Damage Resistance/Reduction does not suffer from diminishing returns

I’ve heard a lot of people complain about the implementation of Damage Resistance/Damage Reduction in Borderlands, and specifically, a lot of complaints about how Damage Resistance is subject to diminishing returns. I wanted to take this time to dispel that rumor, as it is quite untrue. First, let us define diminishing returns:

“[A]ny rate of profit, production, benefits, etc., that beyond a certain point fails to increase proportionately with added investment, effort, or skill.” (http://dictionary.reference.com/browse/diminishing-returns)

The following is the formula by which incoming damage is calculated in Borderlands 2 and Borderlands The Pre-Sequel:

Damagefinal = Damageinitial / (1 + Resistance)

As you can see, incoming damage is divided by the sum of all damage resistance acting on the player, plus 1. If for example one was specced 5/5 into Claptrap’s skill Pain Simulator is Painful, all incoming damage would be reduced by ~17% (100/1.2=83.33). Now, for a lot of people this immediately seems suspect; I have 20% damage resistance, so how come I’m only shaving off 17% of damage taken? Many would assume that because the final number is lower, diminishing returns are reducing the contribution of damage resistance. As an even more dramatic contrast, at 100% damage resistance the actual damage reduction comes out to a mere 50%.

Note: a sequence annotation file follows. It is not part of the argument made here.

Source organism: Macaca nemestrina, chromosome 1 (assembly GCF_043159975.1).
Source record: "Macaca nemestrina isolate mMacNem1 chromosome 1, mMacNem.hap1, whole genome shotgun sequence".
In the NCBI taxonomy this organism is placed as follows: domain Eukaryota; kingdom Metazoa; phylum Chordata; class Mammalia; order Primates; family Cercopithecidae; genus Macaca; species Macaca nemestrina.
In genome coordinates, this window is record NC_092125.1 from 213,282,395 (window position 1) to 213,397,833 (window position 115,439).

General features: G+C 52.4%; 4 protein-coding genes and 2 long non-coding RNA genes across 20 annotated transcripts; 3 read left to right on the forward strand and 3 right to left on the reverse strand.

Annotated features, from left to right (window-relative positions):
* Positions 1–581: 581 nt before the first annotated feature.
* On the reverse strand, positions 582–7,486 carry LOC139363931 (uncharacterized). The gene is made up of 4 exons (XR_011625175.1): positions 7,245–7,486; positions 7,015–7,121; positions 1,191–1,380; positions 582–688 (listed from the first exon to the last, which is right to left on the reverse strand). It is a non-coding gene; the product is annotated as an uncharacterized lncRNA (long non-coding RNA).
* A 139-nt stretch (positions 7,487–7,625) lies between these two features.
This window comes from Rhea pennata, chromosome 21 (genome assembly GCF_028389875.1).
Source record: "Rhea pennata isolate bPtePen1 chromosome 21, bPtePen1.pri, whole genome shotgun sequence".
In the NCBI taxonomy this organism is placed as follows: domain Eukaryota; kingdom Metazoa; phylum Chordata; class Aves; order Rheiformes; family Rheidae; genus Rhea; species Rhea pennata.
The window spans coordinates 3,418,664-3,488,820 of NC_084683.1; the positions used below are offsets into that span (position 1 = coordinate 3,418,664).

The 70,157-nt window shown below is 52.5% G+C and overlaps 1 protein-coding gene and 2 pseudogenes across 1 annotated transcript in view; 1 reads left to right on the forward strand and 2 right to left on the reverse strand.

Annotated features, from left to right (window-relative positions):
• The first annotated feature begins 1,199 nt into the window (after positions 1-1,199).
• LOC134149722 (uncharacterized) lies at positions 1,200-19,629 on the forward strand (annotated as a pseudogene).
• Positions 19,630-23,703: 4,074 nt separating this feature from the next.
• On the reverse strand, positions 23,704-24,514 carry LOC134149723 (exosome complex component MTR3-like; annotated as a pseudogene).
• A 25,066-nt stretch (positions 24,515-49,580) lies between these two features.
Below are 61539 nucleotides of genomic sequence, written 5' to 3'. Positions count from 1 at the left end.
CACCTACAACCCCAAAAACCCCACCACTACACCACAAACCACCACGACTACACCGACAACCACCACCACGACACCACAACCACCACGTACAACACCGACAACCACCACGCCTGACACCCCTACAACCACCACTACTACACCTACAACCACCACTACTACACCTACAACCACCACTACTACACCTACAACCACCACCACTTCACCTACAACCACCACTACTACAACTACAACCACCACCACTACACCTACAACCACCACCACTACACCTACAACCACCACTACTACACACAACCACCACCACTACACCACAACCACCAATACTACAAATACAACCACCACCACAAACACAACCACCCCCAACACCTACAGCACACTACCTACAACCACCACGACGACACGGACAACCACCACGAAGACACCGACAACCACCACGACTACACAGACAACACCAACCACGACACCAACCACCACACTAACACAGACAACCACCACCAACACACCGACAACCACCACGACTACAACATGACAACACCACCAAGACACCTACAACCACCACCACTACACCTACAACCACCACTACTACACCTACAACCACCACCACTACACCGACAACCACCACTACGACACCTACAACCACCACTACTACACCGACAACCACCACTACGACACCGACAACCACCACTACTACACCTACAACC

This is not diminishing returns at work. Point-for-point, damage resistance offers the exact same defensive benefit no matter how much damage resistance you have. A more intuitive way to think of damage resistance, is that it increases your effective health by 1% per 1% damage resistance. As an example:

Let’s say you have a health pool of 1000. A bandit pulls out a shotgun and shoots you, dealing exactly 1000 damage (We will ignore health gating so as not to confuse anyone). Now we’ll add 100% damage resistance; at 50% damage reduction, you now take 500 damage from the shot. You have effectively doubled your health pool. Where before you would have went down from exactly 1 shot, you can now take 2.

Same scenario, but with 200% damage resistance; at 66.6% damage reduction, you take 333 damage from the shot. You have effectively tripled your health. And so on, and so forth. No matter how much damage resistance you acquire, it always has the exact contribution of 1% effective health per 1% damage resistance.